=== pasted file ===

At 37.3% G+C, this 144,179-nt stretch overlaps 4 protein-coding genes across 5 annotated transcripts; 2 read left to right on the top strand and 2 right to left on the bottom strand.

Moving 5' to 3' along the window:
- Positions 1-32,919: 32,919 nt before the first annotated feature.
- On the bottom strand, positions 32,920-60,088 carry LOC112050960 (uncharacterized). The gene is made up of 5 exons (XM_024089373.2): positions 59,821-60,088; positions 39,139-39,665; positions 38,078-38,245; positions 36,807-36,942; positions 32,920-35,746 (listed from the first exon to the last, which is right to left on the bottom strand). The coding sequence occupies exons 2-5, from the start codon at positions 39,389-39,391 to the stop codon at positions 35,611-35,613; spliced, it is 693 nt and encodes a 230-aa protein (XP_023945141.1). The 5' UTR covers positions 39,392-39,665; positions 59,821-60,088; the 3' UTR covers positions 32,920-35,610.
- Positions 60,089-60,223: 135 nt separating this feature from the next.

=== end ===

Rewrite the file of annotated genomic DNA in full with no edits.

At 37.3% G+C, this 144,179-nt stretch overlaps 4 protein-coding genes across 5 annotated transcripts; 2 read left to right on the top strand and 2 right to left on the bottom strand.

Moving 5' to 3' along the window:
- Positions 1-32,919: 32,919 nt before the first annotated feature.
- On the bottom strand, positions 32,920-60,088 carry LOC112050960 (uncharacterized). The gene is made up of 5 exons (XM_024089373.2): positions 59,821-60,088; positions 39,139-39,665; positions 38,078-38,245; positions 36,807-36,942; positions 32,920-35,746 (listed from the first exon to the last, which is right to left on the bottom strand). The coding sequence occupies exons 2-5, from the start codon at positions 39,389-39,391 to the stop codon at positions 35,611-35,613; spliced, it is 693 nt and encodes a 230-aa protein (XP_023945141.1). The 5' UTR covers positions 39,392-39,665; positions 59,821-60,088; the 3' UTR covers positions 32,920-35,610.
- Positions 60,089-60,223: 135 nt separating this feature from the next.